Rupp and Taylor contend that the women’s rights movement constituted a distinct social movement. Using the definition of Mayer Zald and John McCarthy, the authors characterize such a movements as “the opinions and beliefs in a population that favor change in the social structure or reward system in a society…[they] are comprised of a number of organizations that compete and cooperate in pursuit of specific goals.” (45) The women’s rights movement pursued several distinct goals during the post-war period: the passage of the Equal Rights Amendment (ERA) to the United States Constitution, the inclusion of women in government policy-making procedures, and the development and teaching of women’s history.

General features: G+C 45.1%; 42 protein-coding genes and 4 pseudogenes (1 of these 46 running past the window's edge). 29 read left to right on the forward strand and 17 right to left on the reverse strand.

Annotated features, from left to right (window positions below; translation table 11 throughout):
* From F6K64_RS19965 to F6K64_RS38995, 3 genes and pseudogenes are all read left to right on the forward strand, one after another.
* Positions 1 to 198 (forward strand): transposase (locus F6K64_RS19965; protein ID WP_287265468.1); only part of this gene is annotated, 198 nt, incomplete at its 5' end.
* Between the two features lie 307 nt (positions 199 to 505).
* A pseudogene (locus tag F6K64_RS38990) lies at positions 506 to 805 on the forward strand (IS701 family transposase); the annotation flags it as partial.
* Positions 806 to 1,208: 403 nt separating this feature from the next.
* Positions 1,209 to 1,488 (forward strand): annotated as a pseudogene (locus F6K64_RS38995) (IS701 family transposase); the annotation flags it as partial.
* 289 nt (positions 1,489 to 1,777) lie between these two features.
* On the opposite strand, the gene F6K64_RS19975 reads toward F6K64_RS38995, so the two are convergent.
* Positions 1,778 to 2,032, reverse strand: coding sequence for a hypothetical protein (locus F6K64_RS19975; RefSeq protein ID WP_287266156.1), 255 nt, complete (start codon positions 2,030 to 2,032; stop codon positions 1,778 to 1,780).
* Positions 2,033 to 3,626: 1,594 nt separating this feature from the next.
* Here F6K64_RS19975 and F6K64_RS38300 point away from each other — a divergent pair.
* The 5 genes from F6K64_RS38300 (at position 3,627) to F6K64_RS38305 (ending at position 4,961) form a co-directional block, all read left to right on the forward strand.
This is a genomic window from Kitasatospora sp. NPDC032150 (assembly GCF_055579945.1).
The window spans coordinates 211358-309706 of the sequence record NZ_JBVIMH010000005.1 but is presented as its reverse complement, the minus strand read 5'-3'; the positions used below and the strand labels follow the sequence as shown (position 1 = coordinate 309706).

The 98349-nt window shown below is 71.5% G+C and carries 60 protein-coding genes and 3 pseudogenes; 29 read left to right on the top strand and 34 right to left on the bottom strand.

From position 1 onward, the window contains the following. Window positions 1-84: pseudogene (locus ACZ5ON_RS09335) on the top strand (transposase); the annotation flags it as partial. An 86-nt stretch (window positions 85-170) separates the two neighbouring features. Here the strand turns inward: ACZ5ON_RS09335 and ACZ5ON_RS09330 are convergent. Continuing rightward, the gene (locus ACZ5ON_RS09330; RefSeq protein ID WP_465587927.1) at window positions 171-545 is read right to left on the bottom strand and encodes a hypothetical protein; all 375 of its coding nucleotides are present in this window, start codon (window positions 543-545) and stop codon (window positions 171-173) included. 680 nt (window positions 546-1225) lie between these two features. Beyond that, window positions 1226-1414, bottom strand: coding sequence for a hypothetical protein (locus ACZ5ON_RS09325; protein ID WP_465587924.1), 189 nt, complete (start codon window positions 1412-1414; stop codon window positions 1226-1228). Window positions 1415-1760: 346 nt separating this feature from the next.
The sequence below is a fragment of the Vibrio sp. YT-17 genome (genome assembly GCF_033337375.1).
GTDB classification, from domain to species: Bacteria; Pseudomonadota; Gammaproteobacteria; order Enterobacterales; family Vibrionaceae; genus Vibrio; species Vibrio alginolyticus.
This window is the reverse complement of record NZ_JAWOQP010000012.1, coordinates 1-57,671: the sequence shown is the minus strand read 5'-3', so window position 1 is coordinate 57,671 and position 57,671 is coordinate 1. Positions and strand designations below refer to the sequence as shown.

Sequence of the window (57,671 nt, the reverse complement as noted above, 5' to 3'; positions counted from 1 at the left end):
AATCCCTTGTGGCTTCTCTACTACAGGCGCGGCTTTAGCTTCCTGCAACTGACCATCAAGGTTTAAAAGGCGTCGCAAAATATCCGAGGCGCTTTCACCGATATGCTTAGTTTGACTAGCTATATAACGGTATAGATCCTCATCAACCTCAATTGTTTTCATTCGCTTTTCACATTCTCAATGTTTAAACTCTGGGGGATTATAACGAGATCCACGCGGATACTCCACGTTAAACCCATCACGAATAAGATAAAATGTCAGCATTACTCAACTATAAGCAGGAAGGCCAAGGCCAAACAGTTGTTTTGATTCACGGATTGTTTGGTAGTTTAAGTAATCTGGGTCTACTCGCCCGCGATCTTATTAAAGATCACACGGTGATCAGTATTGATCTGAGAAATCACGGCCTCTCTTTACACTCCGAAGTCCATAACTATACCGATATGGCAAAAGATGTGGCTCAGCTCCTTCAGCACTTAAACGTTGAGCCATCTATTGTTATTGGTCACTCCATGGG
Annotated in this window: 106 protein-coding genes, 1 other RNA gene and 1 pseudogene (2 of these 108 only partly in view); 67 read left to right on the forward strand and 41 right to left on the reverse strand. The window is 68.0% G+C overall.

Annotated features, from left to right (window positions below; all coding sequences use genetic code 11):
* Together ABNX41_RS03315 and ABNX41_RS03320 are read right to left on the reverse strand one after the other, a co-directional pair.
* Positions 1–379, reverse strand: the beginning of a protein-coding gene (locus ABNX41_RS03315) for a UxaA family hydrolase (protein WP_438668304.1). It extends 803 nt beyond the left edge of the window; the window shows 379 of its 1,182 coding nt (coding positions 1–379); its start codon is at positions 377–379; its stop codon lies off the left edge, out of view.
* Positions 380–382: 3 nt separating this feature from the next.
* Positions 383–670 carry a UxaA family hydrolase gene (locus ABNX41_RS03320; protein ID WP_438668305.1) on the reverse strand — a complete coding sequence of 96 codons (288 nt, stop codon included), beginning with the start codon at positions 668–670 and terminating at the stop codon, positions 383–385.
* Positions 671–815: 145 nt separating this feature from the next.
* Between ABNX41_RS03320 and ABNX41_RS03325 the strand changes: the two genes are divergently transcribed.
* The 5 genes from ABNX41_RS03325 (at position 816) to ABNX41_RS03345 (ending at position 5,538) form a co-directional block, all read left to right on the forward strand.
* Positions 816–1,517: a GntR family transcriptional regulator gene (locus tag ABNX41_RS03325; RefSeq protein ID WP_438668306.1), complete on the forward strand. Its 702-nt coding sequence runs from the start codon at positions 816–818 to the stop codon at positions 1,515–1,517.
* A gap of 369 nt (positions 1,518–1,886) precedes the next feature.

The National Woman’s Party (NWP), founded in 1913 by Alice Paul, provided the principal means of survival for the women’s rights movement in the oppressive social context of the post-war period. Since 1921, the group focused its entire energies and resources on the passage of the ERA. Its singular goal in the time period studied resulted in conflict within the group, declining membership, and, as the authors so aptly state, the development of “a reputation as a collection of amusingly eccentric and anachronistic old feminists.” (25) Though the group experienced two major schisms in 1947 and 1953, Rupp and Taylor emphasize that the NWP survived the period of “doldrums” after World War II, when American society regarded feminism with hostility, with members who shared common traits forming a community. These women identified themselves as feminists intensely committed to achieving the goal of equal rights under the law for women, at a time when such an identification and goal was extremely unpopular. Furthermore, they shared “close personal ties” formed by their common experiences working for women’s suffrage earlier in the century. (38) Their activities centered upon the Alva Belmont House in Washington, D.C., which served as the party’s headquarters. This sense of community based on common traits and the singular purpose of the NWP, however, stymied the organization’s efforts to recruit new membership. Younger women regarded the organizations as exclusive and resistant to change.